For teachers, the first year in the job is one of the most important.
Elizabeth Holmes, author of The Newly Qualified Teacher's Handbook, puts it this way: "You're making what's potentially the most empowering transition of your career, from trainee to fully-fledged teacher." Enter mentors. Good ones play a crucial role in helping you to move from where you are to where you need to be. They offer encouragement, support and guidance with honesty and sensitivity. Such backing ought to mean your first year is less a question of just surviving and more a matter of really thriving.
So, where are these professional guardian angels to be found? The first is, of course, your school. As part of your induction, it must partner you with an experienced teacher who takes official responsibility for your year.
Ideally, their interest will be active, ongoing, organised and, yes, constructive.
A second hide-out for these angels is Engage, a new network that enables early-career teachers to buddy up with one another. Clearly this arrangement is far more informal and is based on letting peers help each other.
Members can use a dedicated database to make connections and then email help to one another. They might be able to answer a particular inquiry - anything from handling parents to handling colleagues to handling disruptive pupils. They might also offer more general moral support - exploiting the truism that it's always reassuring to be reminded that you're not alone in finding something difficult.
In addition to helping those being mentored, Engage seeks to help those doing the mentoring, the network promotes the exchange of best practice.
Mentor members can detail their knowledge in an electronic newsletter and over an online discussion forum.
All members also receive notice of relevant research and national developments, plus invitations to pertinent events and an opportunity to feed their views into the GTC's national policy work.
Engage has been designed to complement the council's two other networks - Achieve, for education professionals who promote race equality in schools, and Connect, for leaders of continuing professional development - and membership is automatic for all new teachers .
And mentoring works. At the School of Education at Nottingham University, they found that new teachers benefit in three specific ways. At a practical level they gain an awareness of their school's ethos and everyday structure; on a personal level, they gain a feeling of acceptance and approval; finally, on a professional level, they gain a deeper understanding of curriculum delivery and classroom management.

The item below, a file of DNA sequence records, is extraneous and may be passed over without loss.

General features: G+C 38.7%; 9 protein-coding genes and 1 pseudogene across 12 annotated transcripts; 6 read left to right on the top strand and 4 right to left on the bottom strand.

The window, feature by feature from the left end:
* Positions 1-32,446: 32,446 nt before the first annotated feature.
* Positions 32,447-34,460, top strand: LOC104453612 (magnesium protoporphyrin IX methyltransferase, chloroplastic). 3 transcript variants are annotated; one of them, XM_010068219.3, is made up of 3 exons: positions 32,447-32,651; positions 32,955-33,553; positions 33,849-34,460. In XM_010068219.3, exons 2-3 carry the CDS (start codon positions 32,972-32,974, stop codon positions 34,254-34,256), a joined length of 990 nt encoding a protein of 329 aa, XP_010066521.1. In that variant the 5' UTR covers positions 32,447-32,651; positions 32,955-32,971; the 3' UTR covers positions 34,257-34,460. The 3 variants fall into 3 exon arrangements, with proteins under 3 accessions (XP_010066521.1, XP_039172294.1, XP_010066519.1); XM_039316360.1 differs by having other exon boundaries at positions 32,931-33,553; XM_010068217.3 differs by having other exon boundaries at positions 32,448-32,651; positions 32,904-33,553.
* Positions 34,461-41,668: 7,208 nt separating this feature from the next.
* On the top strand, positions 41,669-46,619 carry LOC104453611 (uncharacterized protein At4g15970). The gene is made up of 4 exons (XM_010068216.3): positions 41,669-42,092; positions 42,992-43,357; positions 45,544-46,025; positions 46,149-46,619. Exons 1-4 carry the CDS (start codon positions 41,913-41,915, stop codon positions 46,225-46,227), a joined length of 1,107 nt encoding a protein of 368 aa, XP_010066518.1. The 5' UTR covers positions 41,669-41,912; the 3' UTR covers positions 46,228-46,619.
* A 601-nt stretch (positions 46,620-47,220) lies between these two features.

Catrin Dawson is a Year 4 teacher at Grange juniors in Runcorn, Cheshire.
She was successfully mentored there during her induction last year. Linda Thurlow is deputy head at Brookfield high school in Liverpool, who has been mentoring for more than three decades. Here then is their combined wisdom.
* Quickly create open communications between yourself and your mentor or mentors.
* Express your needsconcerns as early as possible.
* Be ready to ask follow-up questions if necessary.
* Be discerning in deciding how challenging you want your targets to be.
* Note down any difficulties you subsequently come across and be sure to raise these.
* Be receptive towards your mentor's advice.
* Show respect for their time.
* Attend all the induction sessions offered and if you need more, request them.
* Whatever you learn, aim to apply it immediately in your practice.
* Regularly refer to the Induction Standards to remind yourself of what you're formally aiming for.
But, beware, occasionally your angel can turn in to the devil and blight, instead of feed your career.
"Some people have fantastic mentoring and couldn't want for better support but others are neglected or bullied," says Sara Bubb, senior lecturer at London University's Institute of Education, in her book Helping Teachers Develop. She details new teachers' views of their mentors and induction tutors, from The TES online new-teacher forum, including one who wrote: "My mentor is a bitch who has reduced me to a nervous wreck. It's got to the point where I can't teach in front of her because I'm convinced I'll fail."
Another complains of a mentor who "has made me cry twice and often does not accept any of my version or explanations for events. I feel that she is watching my every move for something she can pick up on, rather than achievements."
New teachers caught up in such a mentoring partenership are in a very vulnerable position, says Ms Bubb. "The problem is that the person doing the supporting is also the assessor and may not take to kindly complaints about their mentoring style."
She suggests that teachers in this position should adopt behaviour specialists' advice to "reward the behaviour you want".
"Go overboard on saying how very helpful you found certain advice, while being professionally straight about what you have found unhelpful.
"If it becomes bullying, try to involve a third person such as the head and maybe ask if it would be possible to have a new mentor."
But Ms Bubb warns not to let the occasional horror story put you off making the most of your mentor: "The worst mentoring can be very destructive, but at its best it can be wonderul," she says.
www.gtce.org.uknetworksengagepagewww.teachernet.gov.ukprofessionaldevelop mentnq inductionstandardswww.tes.co.uksectionstaffroom